Jennifer Pharr Davis knows what it takes to keep going. As a hiker, she has covered more than 14,000 miles, exploring trails on six continents and in all fifty states. Jennifer has hiked the Appalachian Trail three times. In 2011 she set the fastest known time (FKT) on the A.T., completing the 2,190-mile footpath in 46 days – an average of 47 miles a day – and besting marks established over decades by elite male ultra-runners. And she did it in most unconventional fashion, hiking – not running – to reduce wear and tear and play toward her strengths as a female.

As a mother of two, Jennifer has yet to slow down. She backpacked 700 miles across the Pyrenees and Iceland during the second and third trimesters of her first pregnancy, hiked 1,100 miles across North Carolina while nursing her newborn son, and took her daughter on trails in all 50 states before she turned two.

Off-trail, Jennifer is a nationally recognized speaker, award-winning author, and the founder and owner of Blue Ridge Hiking Company. Jennifer lives in Asheville, North Carolina, with her husband Brew, their children Charlotte and Gus, and a pair of pet goats named Coffee and Cream.

 

Ice Age Trail Alliance, Ice Age National Scenic Trail, Ice Age Trail, Annual Conference & Membership Meeting
Emily Ford and Diggins. Breaking Trail documentary movie screening, Saturday, 1:30 p.m.

Please stop by the Registration table to pick up your name tag and conference schedule.

Enjoy a fine start to the day with fellow conference attendees. Fuel up with coffee and good conversation. Buffet meal served.

Three quality options:

Bohn Lake Segment, Waushara County
Explore this newly extended segment through a rock garden and, along the bottom, a tunnel channel holding Bohn Lake. Enjoy the views of the
lake and new loop encircling this body of water.

Hike: 2.2 miles, easy terrain, 40-minute bus ride. Lunch at the conference center.
Limit: 80 participants.

 

Let’s Wing It: Bird Hike at UW-Stevens Point’s Natural Campus
Bring your binoculars (or grab a pair from us) and try your hand at birding during a hike through the Schmeeckle Reserve. Birding experts will lead
you around the 280-acre nature conservancy on the UW-Stevens Point campus, watching for birds along its trails, boardwalks, and lake. You’ll
enjoy the diversity of habitats at the Reserve, which supports numerous wildlife species.

Hike: 2-4 miles, easy to moderate terrain throughout the Reserve, 10-minute bus ride. Lunch at the conference center.
Limit: 35 participants.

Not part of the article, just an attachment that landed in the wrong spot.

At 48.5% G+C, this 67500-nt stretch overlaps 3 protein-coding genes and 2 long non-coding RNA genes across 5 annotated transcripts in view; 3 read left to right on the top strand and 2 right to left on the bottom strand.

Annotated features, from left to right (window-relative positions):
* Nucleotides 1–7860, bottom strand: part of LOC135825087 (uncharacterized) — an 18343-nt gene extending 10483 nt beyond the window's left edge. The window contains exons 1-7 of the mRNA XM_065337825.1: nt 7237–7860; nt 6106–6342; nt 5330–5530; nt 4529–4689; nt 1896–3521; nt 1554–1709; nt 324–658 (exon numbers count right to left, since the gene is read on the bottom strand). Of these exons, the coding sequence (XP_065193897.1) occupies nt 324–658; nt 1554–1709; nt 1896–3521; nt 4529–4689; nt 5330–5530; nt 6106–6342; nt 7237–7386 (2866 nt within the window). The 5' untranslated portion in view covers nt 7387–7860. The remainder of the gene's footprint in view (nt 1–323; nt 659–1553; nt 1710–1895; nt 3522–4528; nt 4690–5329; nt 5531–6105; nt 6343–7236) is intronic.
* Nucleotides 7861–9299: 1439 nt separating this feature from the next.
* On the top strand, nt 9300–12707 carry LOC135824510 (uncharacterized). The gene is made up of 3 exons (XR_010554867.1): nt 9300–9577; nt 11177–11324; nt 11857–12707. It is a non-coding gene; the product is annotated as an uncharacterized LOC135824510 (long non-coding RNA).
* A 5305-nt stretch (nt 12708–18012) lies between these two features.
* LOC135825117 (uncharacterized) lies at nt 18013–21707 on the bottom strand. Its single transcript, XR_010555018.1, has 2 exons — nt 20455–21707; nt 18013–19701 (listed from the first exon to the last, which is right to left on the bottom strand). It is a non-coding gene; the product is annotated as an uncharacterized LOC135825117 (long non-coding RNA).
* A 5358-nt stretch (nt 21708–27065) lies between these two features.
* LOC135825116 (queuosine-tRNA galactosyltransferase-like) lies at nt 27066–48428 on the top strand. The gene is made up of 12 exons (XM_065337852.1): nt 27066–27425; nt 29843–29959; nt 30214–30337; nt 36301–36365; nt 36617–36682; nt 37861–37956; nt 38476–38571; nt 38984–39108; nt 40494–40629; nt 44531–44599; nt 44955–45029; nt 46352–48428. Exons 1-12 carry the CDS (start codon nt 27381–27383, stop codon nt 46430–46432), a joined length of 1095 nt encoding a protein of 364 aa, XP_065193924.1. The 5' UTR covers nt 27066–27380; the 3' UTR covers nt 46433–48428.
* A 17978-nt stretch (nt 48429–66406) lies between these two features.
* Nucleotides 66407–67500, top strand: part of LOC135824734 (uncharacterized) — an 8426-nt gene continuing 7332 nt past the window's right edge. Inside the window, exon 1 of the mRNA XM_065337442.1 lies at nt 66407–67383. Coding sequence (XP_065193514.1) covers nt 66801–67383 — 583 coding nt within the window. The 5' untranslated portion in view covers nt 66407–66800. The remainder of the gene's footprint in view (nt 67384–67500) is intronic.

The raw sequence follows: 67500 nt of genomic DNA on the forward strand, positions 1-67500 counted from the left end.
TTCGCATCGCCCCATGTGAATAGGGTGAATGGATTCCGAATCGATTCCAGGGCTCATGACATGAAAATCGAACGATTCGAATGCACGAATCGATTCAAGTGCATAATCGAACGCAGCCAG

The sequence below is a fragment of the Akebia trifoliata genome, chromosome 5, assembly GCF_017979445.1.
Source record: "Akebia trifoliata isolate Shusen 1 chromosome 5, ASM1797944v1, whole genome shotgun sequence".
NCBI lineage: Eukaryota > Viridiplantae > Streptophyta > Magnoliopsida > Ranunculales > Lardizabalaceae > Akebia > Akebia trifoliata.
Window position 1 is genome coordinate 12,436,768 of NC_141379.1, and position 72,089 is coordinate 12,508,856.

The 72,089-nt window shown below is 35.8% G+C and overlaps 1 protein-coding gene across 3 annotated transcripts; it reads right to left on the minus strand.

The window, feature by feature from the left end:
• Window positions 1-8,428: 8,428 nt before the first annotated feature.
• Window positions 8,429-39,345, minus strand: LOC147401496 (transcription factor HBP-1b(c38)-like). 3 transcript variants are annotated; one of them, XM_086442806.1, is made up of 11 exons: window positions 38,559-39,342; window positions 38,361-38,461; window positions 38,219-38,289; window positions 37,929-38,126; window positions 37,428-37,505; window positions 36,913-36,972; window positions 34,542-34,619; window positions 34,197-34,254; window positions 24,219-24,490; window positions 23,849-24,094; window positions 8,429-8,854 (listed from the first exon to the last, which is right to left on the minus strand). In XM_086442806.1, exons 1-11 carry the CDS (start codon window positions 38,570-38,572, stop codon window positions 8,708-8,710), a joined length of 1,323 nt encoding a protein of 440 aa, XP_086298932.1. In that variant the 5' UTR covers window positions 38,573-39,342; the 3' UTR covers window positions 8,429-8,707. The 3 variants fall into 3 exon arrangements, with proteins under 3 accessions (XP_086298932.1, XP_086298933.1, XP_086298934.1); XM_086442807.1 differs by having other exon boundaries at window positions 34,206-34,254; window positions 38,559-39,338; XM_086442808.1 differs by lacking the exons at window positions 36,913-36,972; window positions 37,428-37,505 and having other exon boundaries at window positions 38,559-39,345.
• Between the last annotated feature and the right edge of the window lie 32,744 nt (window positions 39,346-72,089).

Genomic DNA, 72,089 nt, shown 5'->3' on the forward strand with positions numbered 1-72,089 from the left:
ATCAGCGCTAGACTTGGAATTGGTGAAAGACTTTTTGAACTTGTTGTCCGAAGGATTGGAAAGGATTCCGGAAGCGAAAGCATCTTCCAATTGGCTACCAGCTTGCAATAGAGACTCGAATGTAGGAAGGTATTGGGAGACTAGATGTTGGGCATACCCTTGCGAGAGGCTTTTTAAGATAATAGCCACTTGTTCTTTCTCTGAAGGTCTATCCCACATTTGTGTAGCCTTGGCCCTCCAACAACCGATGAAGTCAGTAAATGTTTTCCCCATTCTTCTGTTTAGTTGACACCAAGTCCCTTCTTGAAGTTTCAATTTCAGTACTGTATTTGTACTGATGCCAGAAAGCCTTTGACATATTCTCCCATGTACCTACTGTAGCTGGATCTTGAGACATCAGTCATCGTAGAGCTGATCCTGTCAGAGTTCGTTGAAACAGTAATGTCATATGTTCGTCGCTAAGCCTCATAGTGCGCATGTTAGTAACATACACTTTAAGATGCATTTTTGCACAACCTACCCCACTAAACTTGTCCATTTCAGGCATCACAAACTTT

“Listening Session” Small-Group Hike
Sit quietly in the forest and listen to what it has to offer. This less-than-a-mile hike, led by Eric Sherman (Membership and Grants
Coordinator) will lead a small group of participants into a Stevens Point area forest, where you’ll spread out and sit quietly.

Hike: Less than a mile, moderate terrain, dress warmly, carpooling. Lunch at the conference center.
Limit: 15 participants.

If you’re considering an Ice Age Trail thru-hike as your next big adventure, or if you’re section hiking the Trail in weekend jaunts, then this seminar is for you. An all-day, five-session workshop series to get you started on your thousand-mile journey with plenty of advice from the experts. Jennifer Pharr Davis will participate as a workshop leader. Also included: a special screening of Breaking Trail, including Q&A with the film’s director.

Session 1: Trip Planning, Logistics & Navigation
Session 2: Meal Planning
Session 3: Pack Shakedown for Backpackers OR Inside Scoop for Segment Hikers
Session 4: Breaking Trail (a documentary film)
Session 5: Hikers’ Forum – Wisdom from the Trail

Cost (includes lunch): $125 ($150 after March 18) as a stand-alone event. Or, add to any conference package for $100!
Limit: 60 participants.

Special guests:
• Jennifer Pharr Davis will lead meal planning workshop and assist with pack shakedown.
• Emily Ford will assist with pack shakedown and participate in the Q&A following the special screening of Breaking Trail.

9:00 a.m. – 10:00 a.m. Trip Planning, Logistics, and Navigation
Do you wonder how, exactly, to begin planning your thousand-mile journey? If you feel confused, you’re not alone. The good news: There’s a wealth of resources available, and Alliance staff is eager to demystify them. You’ll learn the ins and outs of the online, interactive Hiker Resource map as well as the helpful details embedded in the FarOut map app for mobile devices. You’ll also get the inside scoop: how to connect with chapter leaders; how to use the Thousand-Miler spreadsheet; the nitty-gritty of resupply, shuttles, and trail angels; and how to use social media to network with other hikers.